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Jonathan Todd4, (John2, Christopher1) born March 20, 1713; d. Feb. 24, 1791; married Jan. 9, 1735, Elizabeth, dau. of Capt. Samuel Couch, of Fairfield, Conn., who was born 1710, died Dec. 14, 1783. No children. Ordained pastor of the church in East Guilford, now Madison, Connecticut, Oct. 24, 1733, where he remained until his death in 1791, an exceptionally long pastorate of 58 years, all spent in one place. Graduated from Yale, 1732.3,
“He was a distinguished scholar, and a judicious critic in the learned languages: had given considerable attention to philosophy, and had thoroughly studied history, both ancient and modern…..Assiduous in his application to reading, and preparations for the sanctuary, making the sacred oracles his guide, he fed his hearers with knowledge and understanding…Christ Jesus and him crucified was the sum and substance of his preaching.
He had a happy talent at conversation. In times of uncommon sickness and mortality he devoted almost the whole of his time to visiting, and praying with the sick and dying, and administering consolation to the afflicted. A clear discernment and sound judgement made him an able counsellor.
He was singularly mild and amiable in his disposition, clothed with humility and plainness.
At his death, not one of the sacred order in the State had been of so long standing in it. Not one head of a family was then living, of all who were living at the time of his ordination. During his ministry he buried about twice his whole congregation. The calmness and resignation for which he was distinguished under all the afflictions of life of the gospel, were conspicuous in his most painful visitation through the last year of his life. Having uniformly and eminently exemplified the spirit of Christianity, he closed life with serenity, with peace, with joy, with hope.”
From his sermon of Rev. James Dana, D. D., quoted and amplified by Rev. John Elliott.
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“My great uncle was a plain, primitive clergyman in olden times. He lived a very long quiet life, dwelling among his own people, equally primitive.
He seldom went out of his parish, and though he was a great student and thorough scholar yet in the things of this world he was a child in simplicity. It so happened that there was a vessel cast ashore near his house, and from the wreck several Africans, directly from Guinea, emerged. I never knew all the circumstances: but they came into his hands, and my uncle made pets of them all. He thought of instructing and educating them, and sending them back to Africa, and he thought of making them school-teachers here, and he had divers schemes for their elevation.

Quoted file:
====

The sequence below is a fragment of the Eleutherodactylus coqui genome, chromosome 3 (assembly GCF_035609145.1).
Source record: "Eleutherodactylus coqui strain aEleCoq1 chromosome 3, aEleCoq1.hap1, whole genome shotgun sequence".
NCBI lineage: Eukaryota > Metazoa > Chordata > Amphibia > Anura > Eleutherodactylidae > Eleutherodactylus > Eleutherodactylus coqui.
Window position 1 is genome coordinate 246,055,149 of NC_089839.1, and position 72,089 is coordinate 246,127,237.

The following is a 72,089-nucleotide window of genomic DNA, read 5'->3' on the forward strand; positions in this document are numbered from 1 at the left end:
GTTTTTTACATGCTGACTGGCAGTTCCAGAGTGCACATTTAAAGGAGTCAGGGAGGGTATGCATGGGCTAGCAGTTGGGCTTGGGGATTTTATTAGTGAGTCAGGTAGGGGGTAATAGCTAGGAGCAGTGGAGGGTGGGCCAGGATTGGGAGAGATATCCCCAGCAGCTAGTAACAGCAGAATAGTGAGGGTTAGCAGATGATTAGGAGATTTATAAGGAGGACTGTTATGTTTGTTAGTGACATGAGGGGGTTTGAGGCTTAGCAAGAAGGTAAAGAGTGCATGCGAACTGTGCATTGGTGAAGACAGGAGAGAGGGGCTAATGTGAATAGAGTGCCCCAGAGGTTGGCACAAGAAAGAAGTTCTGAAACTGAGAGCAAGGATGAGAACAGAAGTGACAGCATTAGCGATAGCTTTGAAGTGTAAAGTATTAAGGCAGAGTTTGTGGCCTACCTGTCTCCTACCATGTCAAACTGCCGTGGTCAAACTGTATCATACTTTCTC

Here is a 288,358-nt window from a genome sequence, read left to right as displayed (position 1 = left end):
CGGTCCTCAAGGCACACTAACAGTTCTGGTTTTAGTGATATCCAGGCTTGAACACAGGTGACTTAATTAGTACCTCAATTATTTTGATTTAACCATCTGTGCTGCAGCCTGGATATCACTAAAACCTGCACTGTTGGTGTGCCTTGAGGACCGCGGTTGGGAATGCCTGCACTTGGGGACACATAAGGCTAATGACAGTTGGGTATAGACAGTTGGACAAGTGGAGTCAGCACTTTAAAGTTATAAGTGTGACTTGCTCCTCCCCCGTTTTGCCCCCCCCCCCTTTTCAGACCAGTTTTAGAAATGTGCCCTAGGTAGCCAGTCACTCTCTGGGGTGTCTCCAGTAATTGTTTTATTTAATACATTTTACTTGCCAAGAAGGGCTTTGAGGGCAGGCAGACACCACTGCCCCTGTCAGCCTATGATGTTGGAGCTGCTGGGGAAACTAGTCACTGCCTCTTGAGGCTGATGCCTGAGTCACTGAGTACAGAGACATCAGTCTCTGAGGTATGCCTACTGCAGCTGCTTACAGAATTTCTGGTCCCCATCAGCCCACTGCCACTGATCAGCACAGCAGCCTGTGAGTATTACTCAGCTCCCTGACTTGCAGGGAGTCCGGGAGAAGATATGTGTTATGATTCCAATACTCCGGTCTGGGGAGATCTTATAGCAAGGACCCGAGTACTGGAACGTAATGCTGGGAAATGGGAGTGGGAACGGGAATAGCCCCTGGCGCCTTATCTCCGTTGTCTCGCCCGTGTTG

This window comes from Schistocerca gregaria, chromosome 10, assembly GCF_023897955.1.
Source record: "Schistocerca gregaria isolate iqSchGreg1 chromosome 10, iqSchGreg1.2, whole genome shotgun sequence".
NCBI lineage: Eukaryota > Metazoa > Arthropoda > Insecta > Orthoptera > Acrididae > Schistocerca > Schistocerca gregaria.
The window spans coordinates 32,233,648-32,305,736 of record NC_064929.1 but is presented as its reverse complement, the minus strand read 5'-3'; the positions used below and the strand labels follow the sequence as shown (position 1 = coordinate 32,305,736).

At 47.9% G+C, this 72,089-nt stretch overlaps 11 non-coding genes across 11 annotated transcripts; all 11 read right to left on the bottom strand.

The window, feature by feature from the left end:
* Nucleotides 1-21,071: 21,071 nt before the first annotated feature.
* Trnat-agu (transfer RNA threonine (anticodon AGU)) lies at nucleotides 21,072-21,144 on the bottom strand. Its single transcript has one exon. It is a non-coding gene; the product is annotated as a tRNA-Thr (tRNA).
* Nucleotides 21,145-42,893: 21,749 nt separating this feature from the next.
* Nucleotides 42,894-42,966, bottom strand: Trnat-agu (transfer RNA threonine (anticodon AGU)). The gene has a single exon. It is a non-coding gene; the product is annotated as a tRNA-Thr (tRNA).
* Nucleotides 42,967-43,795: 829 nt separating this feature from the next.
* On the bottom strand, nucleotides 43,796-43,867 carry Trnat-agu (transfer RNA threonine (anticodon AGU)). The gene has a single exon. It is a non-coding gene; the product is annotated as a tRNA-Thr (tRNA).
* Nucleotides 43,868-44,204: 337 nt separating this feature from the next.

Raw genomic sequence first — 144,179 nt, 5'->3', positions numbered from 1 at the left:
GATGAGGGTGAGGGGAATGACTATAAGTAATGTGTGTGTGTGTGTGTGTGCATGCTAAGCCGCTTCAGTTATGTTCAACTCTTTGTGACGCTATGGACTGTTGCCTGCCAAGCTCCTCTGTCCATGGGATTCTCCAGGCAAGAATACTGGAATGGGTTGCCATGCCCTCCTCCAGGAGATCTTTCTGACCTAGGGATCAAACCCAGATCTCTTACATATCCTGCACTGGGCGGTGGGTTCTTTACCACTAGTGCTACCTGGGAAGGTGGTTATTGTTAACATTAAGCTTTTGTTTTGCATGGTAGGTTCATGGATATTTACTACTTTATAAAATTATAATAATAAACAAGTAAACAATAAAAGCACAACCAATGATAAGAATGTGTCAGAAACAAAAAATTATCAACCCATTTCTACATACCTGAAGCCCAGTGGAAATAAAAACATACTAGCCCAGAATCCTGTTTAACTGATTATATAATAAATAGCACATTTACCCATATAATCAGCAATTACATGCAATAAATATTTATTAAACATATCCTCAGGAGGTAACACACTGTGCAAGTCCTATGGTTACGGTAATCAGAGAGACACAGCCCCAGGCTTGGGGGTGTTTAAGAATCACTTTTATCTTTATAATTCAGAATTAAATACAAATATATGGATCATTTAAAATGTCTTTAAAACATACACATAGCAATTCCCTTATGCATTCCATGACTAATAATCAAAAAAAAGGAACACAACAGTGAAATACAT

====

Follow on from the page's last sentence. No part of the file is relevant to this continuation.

But they were full grown people, could not speak a word of English, were immensely stupid, and never having been brought up to work, were anything but industrious. He gave them Scripture names, Cush, Tamar and the like. Cush was the oldest, uniting simplicity and cunning so that it was often difficult to say on which principle he was acting. His simplicity always had his own ends in view. Among his exploits, he got up a company of boys as soldiers. He made them long sticks for guns, but–a drum! He set his heart on having a drum for his company. In those days gentlemen wore small clothes and white-top boots. My uncle was nice in his dress, and no one in his parish had his head in more perfect wig, or his feet in more becoming white-top boots.
At great expense and pains he had procured a side of white leather for his boots, and laid it up carefully. All at once the leather was gone; but a smothered sound from something called a drum among the boy-soldiers revealed the secret. Cush had cut it up to make two drum heads: when called to account, he gravely assured his master that his company were delighted, and said, “the minister had more patriotism than all de gemmen in de town.”
By Rev. John Todd, D. D.
By his will, Mr. Todd emancipated all his servants, making at the same time sufficient provision for them to encourage them to support themselves.
“I do Declare my will in respect of my Servants and Slaves: I have long been convinced in my own mind that the Enslaving of the Africans brought from Africa, or those Born in this country, is unjust: and it is one of the sins of the land, and would Endeavour to free my Estate from the Cry of such a sin against it: and therefore do order and will in the manner and form which is following.”